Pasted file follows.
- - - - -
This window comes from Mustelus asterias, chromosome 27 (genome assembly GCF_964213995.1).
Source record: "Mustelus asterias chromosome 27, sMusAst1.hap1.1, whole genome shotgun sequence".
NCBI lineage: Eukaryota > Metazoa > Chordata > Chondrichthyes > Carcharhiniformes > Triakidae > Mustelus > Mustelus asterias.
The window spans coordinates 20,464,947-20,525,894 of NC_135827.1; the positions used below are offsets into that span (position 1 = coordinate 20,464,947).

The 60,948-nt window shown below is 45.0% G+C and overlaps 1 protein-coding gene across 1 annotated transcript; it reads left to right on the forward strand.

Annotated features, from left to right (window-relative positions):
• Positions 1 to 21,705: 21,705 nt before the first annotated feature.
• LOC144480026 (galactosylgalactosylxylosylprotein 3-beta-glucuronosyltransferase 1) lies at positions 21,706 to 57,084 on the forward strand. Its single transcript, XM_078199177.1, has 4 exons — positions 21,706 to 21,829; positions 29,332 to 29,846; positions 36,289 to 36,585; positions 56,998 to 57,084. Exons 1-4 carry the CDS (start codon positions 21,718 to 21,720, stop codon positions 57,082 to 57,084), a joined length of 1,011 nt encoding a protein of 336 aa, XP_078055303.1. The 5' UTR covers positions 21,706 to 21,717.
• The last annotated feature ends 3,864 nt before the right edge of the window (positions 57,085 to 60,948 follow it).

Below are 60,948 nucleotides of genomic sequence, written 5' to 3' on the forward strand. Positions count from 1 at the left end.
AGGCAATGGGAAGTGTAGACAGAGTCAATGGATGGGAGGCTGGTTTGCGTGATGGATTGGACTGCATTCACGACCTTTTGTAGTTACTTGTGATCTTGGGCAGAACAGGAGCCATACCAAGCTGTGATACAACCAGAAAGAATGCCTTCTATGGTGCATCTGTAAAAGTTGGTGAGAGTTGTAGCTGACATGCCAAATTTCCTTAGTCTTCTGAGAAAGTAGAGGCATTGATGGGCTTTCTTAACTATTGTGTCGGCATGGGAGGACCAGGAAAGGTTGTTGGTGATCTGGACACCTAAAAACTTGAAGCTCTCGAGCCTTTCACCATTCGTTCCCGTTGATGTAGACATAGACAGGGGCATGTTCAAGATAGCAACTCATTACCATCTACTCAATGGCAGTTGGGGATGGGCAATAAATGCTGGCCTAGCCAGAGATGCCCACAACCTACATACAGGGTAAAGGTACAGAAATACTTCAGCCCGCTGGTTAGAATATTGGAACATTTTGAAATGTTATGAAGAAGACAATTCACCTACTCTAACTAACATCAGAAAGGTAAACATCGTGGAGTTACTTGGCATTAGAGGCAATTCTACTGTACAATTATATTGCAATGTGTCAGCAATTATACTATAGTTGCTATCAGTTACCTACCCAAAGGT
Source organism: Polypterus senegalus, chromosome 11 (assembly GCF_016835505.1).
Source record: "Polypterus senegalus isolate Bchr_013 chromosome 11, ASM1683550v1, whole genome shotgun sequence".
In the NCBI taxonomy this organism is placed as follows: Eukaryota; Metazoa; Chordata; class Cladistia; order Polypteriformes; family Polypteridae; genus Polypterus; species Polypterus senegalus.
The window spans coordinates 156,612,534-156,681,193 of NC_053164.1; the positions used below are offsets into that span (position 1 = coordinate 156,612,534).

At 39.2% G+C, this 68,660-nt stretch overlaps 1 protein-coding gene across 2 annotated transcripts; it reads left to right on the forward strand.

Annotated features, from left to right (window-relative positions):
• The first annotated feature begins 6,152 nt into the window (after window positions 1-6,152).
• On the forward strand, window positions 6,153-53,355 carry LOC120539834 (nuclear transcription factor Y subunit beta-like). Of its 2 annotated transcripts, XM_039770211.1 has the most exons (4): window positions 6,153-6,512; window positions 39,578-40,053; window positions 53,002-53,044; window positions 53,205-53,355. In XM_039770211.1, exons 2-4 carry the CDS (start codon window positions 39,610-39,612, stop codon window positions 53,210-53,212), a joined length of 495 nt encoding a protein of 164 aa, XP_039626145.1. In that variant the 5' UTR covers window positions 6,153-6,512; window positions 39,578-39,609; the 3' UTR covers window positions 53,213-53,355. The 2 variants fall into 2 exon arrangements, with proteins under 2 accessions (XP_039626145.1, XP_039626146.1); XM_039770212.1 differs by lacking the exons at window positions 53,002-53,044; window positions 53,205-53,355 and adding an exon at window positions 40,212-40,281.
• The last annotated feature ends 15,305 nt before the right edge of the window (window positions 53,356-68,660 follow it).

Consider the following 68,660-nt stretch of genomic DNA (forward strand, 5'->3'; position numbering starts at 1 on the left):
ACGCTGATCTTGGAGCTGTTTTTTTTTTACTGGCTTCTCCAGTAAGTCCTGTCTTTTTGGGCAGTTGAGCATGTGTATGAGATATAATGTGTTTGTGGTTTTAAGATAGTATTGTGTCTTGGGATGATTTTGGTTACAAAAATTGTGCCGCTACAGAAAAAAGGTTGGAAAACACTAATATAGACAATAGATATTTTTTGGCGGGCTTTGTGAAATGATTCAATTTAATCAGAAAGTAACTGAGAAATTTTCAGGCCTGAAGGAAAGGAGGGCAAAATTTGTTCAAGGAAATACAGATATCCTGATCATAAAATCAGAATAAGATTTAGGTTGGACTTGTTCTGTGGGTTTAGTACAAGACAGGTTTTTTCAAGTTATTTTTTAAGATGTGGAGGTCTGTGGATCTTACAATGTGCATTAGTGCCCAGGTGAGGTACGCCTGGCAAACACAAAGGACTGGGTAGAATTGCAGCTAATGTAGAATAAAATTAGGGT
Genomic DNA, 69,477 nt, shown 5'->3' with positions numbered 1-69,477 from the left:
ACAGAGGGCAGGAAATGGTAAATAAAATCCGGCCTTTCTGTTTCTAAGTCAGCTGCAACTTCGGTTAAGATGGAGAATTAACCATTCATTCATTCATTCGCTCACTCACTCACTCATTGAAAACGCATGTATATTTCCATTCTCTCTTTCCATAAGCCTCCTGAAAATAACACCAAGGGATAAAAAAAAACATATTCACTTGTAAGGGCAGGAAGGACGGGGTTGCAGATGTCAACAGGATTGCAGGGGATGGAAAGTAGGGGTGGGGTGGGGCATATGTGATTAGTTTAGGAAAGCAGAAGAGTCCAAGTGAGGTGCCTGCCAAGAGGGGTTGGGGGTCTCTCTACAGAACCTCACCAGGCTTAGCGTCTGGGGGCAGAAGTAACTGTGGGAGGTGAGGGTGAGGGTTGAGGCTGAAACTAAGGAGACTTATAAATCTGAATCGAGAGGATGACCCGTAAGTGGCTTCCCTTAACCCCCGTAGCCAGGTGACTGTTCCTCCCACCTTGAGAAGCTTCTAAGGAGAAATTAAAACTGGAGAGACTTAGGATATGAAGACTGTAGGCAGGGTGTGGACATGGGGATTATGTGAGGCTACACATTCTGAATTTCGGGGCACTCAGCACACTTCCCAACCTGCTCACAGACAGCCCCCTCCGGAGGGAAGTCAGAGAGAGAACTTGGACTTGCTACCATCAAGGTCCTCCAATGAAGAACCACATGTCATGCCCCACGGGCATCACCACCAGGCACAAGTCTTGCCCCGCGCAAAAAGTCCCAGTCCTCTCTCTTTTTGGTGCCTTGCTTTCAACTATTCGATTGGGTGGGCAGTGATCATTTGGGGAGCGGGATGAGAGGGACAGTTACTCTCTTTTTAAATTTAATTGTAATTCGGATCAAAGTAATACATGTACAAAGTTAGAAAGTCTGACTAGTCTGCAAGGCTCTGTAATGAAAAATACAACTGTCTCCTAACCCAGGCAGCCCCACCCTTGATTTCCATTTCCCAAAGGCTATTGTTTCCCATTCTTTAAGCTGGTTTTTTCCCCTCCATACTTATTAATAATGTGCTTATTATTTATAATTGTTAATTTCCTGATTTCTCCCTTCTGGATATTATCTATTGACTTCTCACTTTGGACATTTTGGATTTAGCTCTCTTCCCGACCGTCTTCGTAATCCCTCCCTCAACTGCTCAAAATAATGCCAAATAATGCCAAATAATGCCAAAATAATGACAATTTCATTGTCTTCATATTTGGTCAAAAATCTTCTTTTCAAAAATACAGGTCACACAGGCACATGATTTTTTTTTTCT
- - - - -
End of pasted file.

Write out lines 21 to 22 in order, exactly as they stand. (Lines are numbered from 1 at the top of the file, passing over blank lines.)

Consider the following 68,660-nt stretch of genomic DNA (forward strand, 5'->3'; position numbering starts at 1 on the left):
ACGCTGATCTTGGAGCTGTTTTTTTTTTACTGGCTTCTCCAGTAAGTCCTGTCTTTTTGGGCAGTTGAGCATGTGTATGAGATATAATGTGTTTGTGGTTTTAAGATAGTATTGTGTCTTGGGATGATTTTGGTTACAAAAATTGTGCCGCTACAGAAAAAAGGTTGGAAAACACTAATATAGACAATAGATATTTTTTGGCGGGCTTTGTGAAATGATTCAATTTAATCAGAAAGTAACTGAGAAATTTTCAGGCCTGAAGGAAAGGAGGGCAAAATTTGTTCAAGGAAATACAGATATCCTGATCATAAAATCAGAATAAGATTTAGGTTGGACTTGTTCTGTGGGTTTAGTACAAGACAGGTTTTTTCAAGTTATTTTTTAAGATGTGGAGGTCTGTGGATCTTACAATGTGCATTAGTGCCCAGGTGAGGTACGCCTGGCAAACACAAAGGACTGGGTAGAATTGCAGCTAATGTAGAATAAAATTAGGGT